1 citations


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Posted Content
TL;DR: Motivated by research directions surveyed in the context of ML for wireless security, ML-based attack and defense solutions and emerging adversarial ML techniques in the wireless domain are identified along with a roadmap to foster research efforts in bridging ML and wireless security.
Abstract: Wireless systems are vulnerable to various attacks such as jamming and eavesdropping due to the shared and broadcast nature of wireless medium. To support both attack and defense strategies, machine learning (ML) provides automated means to learn from and adapt to wireless communication characteristics that are hard to capture by hand-crafted features and models. This article discusses motivation, background, and scope of research efforts that bridge ML and wireless security. Motivated by research directions surveyed in the context of ML for wireless security, ML-based attack and defense solutions and emerging adversarial ML techniques in the wireless domain are identified along with a roadmap to foster research efforts in bridging ML and wireless security.

35 citations

Proceedings ArticleDOI
01 Nov 2020
TL;DR: In this paper, a deep learning-based CAA detection framework is proposed to overcome the difficulties encountered in existing methods, such as long latency, high data collection overhead, and limited applicable range.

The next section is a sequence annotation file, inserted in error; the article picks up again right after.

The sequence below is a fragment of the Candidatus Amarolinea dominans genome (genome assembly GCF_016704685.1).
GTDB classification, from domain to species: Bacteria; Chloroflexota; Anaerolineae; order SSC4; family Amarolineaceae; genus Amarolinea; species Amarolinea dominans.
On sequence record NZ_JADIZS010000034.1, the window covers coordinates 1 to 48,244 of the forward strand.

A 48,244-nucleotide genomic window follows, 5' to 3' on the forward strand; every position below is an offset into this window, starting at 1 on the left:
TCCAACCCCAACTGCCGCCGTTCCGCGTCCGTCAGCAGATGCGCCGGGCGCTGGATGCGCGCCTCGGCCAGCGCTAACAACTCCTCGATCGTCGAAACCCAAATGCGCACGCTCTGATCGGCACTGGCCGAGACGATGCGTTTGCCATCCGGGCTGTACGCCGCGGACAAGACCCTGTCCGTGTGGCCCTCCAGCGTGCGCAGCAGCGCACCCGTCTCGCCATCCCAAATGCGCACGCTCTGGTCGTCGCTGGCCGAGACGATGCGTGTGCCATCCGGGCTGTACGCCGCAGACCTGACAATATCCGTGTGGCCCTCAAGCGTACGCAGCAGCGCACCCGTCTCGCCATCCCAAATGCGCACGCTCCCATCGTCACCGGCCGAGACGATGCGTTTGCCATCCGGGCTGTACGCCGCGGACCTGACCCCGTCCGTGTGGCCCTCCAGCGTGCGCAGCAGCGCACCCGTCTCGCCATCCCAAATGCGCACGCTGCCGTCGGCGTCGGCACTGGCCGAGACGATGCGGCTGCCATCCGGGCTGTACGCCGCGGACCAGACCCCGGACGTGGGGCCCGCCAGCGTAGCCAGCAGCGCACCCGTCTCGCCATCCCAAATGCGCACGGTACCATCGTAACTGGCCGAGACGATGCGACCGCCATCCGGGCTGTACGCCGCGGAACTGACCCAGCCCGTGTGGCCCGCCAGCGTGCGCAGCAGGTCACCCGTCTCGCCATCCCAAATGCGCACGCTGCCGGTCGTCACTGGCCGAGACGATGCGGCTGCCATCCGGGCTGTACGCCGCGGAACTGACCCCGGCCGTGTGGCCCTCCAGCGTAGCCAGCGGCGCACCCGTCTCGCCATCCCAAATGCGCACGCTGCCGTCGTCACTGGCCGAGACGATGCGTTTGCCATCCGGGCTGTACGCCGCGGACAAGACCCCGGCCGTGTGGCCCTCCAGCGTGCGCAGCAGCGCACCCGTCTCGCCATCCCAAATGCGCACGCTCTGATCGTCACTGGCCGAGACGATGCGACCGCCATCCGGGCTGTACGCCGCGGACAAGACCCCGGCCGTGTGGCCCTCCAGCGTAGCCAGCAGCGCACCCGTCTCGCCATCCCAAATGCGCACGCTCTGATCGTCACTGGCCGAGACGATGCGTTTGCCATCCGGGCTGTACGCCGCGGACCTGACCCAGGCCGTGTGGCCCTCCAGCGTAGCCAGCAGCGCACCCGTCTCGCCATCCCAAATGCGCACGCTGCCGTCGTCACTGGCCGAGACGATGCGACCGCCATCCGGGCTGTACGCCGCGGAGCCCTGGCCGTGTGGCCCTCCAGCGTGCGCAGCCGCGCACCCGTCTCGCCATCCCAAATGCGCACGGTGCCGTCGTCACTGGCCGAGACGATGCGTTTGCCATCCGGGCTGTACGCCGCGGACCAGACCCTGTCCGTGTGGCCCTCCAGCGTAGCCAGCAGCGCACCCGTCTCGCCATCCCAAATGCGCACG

Abstract: Coping with diverse channel access attacks (CAAs) has been a major obstacle to realize the full potential of wireless networks as a basic building block of smart applications. Identifying and classifying different types of CAAs in a timely manner is a great challenge because of the inherently shared nature and randomness of the wireless medium. To overcome the difficulties encountered in existing methods, such as long latency, high data collection overhead, and limited applicable range, a deep learning-based CAA detection framework is proposed in this paper. First, we show the challenges of CAA classification by analyzing the impacts of CAAs on wireless network performance using an event-driven network simulator. Second, a state-transition model is built for the channel access process at a node, whose output sequences characterize the changing patterns of the node’s transmission status in different CAA scenarios. Third, a deep learning-based CAA classification framework is presented, which takes state transition sequences of a node as input and outputs predicted CAA types. The performance of three deep neural networks, i.e., fully-connected, convolutional, and Long Short-Term Memory (LSTM) network, for classifying CAAs are evaluated under our CAA classification framework in five CAA scenarios and the normal scenario without CAA. Experimental results show that LSTM outperforms the other two neural network architectures, and its CAA classification accuracy is higher than 95%. We successfully transferred the learned LSTM model to classify CAAs on other nodes in the same network and the nodes in other networks, which verifies the generality of our proposed framework.